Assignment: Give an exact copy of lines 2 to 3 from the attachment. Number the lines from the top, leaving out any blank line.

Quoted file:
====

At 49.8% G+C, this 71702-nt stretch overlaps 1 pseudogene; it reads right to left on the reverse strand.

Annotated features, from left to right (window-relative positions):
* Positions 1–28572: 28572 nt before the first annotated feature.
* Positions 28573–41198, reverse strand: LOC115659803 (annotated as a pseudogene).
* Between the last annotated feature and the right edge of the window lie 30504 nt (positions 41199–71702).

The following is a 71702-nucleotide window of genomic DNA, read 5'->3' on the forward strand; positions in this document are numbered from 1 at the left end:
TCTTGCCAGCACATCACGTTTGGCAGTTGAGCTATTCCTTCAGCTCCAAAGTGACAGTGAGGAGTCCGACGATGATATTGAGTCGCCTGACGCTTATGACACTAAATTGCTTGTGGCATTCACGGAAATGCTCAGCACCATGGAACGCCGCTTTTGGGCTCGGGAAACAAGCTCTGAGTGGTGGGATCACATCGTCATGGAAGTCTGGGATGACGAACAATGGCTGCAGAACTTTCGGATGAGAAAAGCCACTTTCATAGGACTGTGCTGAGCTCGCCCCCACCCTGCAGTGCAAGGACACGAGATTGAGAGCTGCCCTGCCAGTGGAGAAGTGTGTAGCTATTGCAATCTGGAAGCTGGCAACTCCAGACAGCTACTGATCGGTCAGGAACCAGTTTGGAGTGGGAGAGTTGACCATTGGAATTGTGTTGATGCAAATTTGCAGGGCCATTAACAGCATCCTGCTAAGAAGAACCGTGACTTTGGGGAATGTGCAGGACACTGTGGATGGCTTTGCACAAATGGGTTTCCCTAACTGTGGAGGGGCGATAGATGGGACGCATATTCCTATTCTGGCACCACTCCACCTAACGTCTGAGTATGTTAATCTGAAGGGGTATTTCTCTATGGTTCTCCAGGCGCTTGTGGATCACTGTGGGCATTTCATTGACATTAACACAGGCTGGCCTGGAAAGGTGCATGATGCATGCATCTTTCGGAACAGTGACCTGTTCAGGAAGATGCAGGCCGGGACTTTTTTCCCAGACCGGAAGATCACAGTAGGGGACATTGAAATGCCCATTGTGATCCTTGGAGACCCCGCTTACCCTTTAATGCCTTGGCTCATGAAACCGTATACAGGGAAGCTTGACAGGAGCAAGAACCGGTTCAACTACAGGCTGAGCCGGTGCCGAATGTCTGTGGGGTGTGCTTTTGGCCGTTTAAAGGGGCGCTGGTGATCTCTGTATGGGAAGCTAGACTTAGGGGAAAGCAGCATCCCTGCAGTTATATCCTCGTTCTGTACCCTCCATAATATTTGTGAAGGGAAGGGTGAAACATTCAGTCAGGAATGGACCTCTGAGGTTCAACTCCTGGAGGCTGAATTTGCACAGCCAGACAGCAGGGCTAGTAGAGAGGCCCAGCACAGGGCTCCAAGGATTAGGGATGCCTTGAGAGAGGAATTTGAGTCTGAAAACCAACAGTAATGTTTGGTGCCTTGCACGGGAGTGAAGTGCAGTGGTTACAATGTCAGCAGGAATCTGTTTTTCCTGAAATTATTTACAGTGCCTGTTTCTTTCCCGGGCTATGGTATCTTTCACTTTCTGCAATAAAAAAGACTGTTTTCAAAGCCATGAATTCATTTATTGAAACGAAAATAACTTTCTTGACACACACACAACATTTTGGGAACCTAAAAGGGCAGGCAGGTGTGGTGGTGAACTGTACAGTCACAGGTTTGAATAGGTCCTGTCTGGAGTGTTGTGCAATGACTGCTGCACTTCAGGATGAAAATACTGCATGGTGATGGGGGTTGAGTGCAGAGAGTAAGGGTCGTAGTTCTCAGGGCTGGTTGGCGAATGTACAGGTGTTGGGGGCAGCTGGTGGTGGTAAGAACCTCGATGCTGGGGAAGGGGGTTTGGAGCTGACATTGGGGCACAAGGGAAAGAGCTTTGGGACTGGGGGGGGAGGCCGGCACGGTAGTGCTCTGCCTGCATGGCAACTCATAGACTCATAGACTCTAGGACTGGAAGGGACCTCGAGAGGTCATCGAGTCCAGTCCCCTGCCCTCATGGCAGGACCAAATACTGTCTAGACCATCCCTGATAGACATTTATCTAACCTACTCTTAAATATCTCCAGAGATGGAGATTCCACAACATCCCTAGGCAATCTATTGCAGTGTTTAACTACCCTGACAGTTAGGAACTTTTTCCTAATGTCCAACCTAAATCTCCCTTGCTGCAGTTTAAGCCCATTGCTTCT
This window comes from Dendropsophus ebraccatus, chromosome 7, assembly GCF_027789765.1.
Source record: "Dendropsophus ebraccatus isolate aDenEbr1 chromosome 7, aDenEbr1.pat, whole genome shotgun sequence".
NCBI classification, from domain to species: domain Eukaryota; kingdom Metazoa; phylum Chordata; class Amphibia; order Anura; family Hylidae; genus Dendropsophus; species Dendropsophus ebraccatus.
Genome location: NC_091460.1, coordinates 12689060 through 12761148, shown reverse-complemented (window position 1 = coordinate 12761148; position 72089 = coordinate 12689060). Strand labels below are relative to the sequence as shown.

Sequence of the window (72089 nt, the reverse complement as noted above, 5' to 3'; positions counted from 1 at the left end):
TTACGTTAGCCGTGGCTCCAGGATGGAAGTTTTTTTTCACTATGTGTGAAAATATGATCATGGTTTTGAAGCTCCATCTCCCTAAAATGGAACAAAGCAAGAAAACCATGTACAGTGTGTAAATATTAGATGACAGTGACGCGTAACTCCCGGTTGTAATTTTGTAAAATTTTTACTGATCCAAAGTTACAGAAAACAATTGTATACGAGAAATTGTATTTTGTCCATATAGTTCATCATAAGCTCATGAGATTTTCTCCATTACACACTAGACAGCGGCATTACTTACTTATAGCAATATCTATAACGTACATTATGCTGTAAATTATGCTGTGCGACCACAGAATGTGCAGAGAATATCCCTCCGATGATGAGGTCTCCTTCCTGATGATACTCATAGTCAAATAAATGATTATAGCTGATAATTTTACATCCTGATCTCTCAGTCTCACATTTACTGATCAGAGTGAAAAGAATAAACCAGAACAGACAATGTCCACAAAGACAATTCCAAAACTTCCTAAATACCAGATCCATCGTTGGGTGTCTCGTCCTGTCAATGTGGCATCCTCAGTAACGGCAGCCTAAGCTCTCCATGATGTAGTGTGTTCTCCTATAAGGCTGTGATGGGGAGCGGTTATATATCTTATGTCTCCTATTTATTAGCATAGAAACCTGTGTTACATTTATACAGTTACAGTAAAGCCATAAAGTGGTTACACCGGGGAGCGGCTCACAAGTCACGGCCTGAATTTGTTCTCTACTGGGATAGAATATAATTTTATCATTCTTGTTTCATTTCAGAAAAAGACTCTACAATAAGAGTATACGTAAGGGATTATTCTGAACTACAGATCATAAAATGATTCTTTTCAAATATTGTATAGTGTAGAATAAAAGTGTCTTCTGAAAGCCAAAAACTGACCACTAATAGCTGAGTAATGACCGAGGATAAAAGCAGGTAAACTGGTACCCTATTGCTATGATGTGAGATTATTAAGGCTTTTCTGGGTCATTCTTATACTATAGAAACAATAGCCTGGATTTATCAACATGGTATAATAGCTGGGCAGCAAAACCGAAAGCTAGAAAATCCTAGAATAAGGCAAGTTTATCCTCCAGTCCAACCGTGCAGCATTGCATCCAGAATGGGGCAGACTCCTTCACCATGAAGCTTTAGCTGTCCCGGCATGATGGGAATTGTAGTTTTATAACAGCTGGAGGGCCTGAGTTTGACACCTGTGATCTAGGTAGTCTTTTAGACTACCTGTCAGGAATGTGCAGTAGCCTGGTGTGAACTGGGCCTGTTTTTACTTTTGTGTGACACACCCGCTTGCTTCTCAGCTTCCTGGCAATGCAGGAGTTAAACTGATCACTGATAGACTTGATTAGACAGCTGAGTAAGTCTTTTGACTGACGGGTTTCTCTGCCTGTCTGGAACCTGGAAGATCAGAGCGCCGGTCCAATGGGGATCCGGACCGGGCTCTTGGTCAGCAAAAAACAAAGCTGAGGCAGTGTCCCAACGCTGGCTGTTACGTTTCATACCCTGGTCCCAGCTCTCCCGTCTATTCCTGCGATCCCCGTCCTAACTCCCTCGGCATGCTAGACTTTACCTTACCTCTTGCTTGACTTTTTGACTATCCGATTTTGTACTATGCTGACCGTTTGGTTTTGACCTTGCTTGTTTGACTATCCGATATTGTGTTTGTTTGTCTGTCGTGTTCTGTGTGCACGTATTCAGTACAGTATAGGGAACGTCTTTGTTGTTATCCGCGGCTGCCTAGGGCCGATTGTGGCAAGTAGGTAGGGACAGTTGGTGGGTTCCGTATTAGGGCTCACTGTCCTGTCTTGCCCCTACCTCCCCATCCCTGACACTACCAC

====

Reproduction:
Annotated features, from left to right (window-relative positions):
* Positions 1–28572: 28572 nt before the first annotated feature.